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Fig 1. Species-dependent support of ANP32A or ANP32B for Influenza A viral replication.

Vectors carrying 20 ng of ANP32A or ANP32B proteins, or empty vectors, were co-transfected into DKO cells, together with a minigenome reporter, a Renilla expression control, and influenza virus polymerases from either avian influenza H7N9ZJ13 (A) or H9N2ZJ12 (B); human influenza WSN (C); swine influenza H1N1NC08 (D); canine influenza H3N2GD11 (E); or equine influenza H3N8XJ07 (F). Luciferase activity was measured 24 h later. (Data are Firefly activity normalized to Renilla, Statistical differences between cells are labeled according to a one-way ANOVA followed by a Dunnett’s test; NS = not significant, *P < 0.05, **P < 0.01, ***P < 0.001, ****P < 0.0001. The results represent at least three independent experiments.) ch, chicken; hu, human; sw, swine; eq, equine; ca, canine.

https://doi.org/10.1371/journal.ppat.1008330.g001

swANP32A has a stronger interaction with avian viral polymerase than does huANP32A

ANP32A proteins from birds, humans, and pigs showed differing levels of activity to support avian influenza polymerases in our study. It is thought that this effect on the activity of viral polymerases may be related to the polymerase complex binding with ANP32A protein. To investigate the binding capacity of ANP32A from different species to avian influenza virus polymerase, ANP32A constructs were co-transfected with the avian influenza polymerase into DKO cells. Coimmunoprecipitation results showed that chANP32A had a strong interaction with avian H7N9ZJ13 polymerase while huANP32A had only a weak interaction with H7N9ZJ13 polymerase (Fig 2A). Importantly, swANP32A was able to bind, albeit moderately, to the avian virus H7N9ZJ13 polymerase (Fig 2A). We obtained similar results using another avian influenza H9N2ZJ12 polymerase context (Fig 2B), and these interactions were RNA-independent (S1 Fig), suggesting that swANP32A showed support to avian influenza viral polymerase activity because of its direct interaction with the polymerase. ANP32A constructs were co-transfected with the human influenza WSN polymerase as controls, and huANP32A and swANP32A showed similar binding to WSN polymerase (Fig 2C), in agreement with the polymerase activity assay (Fig 1).

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Fig 2. ANP32A proteins from different species interact with different polymerase trimeric complexes.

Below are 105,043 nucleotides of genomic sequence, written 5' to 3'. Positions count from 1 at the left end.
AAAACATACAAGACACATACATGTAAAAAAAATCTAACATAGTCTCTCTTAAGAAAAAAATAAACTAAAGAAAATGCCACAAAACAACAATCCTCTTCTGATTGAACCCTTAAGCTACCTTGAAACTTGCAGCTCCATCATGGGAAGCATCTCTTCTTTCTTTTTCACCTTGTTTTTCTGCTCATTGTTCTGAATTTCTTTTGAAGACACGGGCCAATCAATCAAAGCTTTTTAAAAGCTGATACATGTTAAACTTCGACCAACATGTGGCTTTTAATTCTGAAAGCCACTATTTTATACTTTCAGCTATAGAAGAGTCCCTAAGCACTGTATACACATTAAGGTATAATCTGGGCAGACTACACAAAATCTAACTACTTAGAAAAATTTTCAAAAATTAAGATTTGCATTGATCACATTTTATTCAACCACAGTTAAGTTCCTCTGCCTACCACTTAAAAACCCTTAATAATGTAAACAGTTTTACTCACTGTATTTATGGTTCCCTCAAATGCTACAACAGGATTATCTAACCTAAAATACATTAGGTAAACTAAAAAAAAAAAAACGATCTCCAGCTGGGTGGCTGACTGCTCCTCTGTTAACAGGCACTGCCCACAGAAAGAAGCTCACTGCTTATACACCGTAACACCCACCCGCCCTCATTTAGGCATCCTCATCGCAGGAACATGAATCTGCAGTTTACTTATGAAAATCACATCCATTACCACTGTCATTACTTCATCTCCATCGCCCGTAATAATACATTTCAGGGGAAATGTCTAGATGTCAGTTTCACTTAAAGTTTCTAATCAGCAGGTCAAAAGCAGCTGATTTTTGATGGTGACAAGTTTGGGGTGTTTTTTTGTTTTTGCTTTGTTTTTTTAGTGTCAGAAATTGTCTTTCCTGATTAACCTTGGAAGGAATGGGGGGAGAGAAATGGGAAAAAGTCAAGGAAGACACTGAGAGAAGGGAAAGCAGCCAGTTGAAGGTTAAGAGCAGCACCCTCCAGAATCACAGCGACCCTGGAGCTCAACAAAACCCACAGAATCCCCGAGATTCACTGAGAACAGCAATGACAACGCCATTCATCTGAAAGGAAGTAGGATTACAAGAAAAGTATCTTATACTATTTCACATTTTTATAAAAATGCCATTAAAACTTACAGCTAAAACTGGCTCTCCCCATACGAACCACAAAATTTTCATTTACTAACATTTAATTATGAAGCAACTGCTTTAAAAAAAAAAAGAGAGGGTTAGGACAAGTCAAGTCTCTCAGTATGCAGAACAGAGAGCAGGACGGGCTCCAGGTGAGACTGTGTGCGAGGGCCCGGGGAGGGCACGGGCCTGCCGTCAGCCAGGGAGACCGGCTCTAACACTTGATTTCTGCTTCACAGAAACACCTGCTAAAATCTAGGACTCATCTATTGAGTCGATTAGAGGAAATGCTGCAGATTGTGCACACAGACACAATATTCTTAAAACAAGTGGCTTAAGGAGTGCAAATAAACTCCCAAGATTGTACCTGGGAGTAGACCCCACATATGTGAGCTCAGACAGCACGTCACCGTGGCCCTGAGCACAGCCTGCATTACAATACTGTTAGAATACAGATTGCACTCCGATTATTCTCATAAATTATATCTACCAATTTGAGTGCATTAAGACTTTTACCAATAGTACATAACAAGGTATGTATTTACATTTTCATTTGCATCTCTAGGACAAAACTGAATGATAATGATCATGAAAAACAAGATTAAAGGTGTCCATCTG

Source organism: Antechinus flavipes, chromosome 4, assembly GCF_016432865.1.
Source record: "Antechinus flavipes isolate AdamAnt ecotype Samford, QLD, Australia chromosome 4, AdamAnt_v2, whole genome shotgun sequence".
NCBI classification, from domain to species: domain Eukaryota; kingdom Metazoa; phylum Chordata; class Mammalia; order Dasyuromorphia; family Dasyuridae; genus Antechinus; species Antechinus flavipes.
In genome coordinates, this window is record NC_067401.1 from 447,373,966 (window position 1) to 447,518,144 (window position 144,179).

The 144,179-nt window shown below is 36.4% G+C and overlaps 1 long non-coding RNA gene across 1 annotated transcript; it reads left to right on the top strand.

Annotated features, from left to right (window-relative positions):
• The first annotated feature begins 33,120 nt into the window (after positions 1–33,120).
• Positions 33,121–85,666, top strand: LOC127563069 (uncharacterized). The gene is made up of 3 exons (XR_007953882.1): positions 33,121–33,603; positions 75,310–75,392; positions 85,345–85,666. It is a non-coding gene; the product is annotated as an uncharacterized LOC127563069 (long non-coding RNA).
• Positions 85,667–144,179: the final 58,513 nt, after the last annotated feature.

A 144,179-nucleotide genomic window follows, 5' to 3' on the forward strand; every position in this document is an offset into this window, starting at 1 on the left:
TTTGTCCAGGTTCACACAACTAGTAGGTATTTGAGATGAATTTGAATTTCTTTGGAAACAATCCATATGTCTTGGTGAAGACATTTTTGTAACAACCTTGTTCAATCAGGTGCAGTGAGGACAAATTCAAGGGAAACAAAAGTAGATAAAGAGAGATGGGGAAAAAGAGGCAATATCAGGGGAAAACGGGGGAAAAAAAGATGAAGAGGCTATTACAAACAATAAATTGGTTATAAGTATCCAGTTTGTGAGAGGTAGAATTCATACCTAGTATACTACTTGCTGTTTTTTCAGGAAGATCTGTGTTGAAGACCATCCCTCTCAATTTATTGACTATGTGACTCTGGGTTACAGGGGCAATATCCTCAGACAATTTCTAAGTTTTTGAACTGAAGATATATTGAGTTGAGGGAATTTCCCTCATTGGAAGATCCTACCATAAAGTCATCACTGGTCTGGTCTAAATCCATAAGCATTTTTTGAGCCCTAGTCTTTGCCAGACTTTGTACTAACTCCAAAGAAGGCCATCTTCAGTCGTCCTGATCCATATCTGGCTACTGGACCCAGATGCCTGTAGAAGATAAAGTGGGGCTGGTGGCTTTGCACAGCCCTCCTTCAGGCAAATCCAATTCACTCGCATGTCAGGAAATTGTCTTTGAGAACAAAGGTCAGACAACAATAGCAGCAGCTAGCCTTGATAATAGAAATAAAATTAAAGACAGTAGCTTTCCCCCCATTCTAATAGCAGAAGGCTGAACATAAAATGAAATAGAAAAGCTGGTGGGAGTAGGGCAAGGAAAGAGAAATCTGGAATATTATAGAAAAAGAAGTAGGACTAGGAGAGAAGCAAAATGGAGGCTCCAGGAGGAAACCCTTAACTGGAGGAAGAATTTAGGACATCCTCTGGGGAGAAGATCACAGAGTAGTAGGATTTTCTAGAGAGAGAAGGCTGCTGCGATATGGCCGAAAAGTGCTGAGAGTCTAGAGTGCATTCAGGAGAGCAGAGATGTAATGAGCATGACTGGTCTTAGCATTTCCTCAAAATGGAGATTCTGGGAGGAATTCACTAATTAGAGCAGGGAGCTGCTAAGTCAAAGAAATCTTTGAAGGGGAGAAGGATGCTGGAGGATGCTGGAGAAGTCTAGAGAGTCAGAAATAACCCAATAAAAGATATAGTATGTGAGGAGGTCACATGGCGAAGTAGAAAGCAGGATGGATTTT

DKO cells were transfected with different ANP32A (0.6μg) and polymerase plasmids (0.6μg PA, 1μg PB1, and 1μg PB2) from avian influenza viruses H7N9ZJ13 (A), H9N2ZJ12 (B), human influenza virus polymerase WSN (C). The cells were lysed at 24 h post-transfection. Co-IP was performed using Anti-FLAG M2 Magnetic Beads, followed by Western blotting to detect the ANP32A and viral proteins by using specific antibodies: PA antibody (NBP2-42874, NOVUS), PB1 antibody (NBP2-42877, NOVUS), PB2 antibody (NBP2-42879, NOVUS), Anti-Flag antibody (F1804, SIGMA).

https://doi.org/10.1371/journal.ppat.1008330.g002

Knockout of ANP32A in pig cells sharply reduced avian influenza viral RNA replication

We have found that swANP32A, but not ANP32A proteins from other mammals, is unique in supporting avian influenza viral polymerase activity. In order to verify the effect of swANP32A on the replication and infection of avian influenza virus in pig cells, we first constructed ANP32A knockout pig kidney epithelial PK15 (referred to as PK15-AKO) cell line by using CRISPR-Cas9 system targeting the second exon of the ANP32A gene (Fig 3A). The PK15-AKO cell line was identified by Western blotting (Fig 3B). There was no difference in cell viability between PK15-AKO and wild type PK-15 cells detected by Cell Counting Kits-8 (CCK-8) (Fig 3C). The polymerases from the avian influenzas H7N9ZJ13 and H9N2ZJ12, and from human influenza WSN were transfected with pHH21-pgPolI-vLuc into PK15-AKO and wildtype PK15 cells, and polymerase activities were measured at 36h post transfection. The polymerase activities of both H7N9ZJ13 and H9N2ZJ12 were significantly reduced when swANP32A was absent, while the polymerase activity of WSN did not change whether or not swANP32A was present (Fig 3D). Additionally, the titer of avian H9N2ZJ12 virus was reduced dramatically in pig cells following knocking out of swANP32A (Fig 3E), showing that the polymerase was unable to function well without the swANP32A protein. As expected, human WSN virus exhibited similar growth kinetics in PK15-AKO cells and wild type PK15 cells (Fig 3F), indicating that endogenous swANP32B can support the replication of non-avian influenza A virus sufficiently.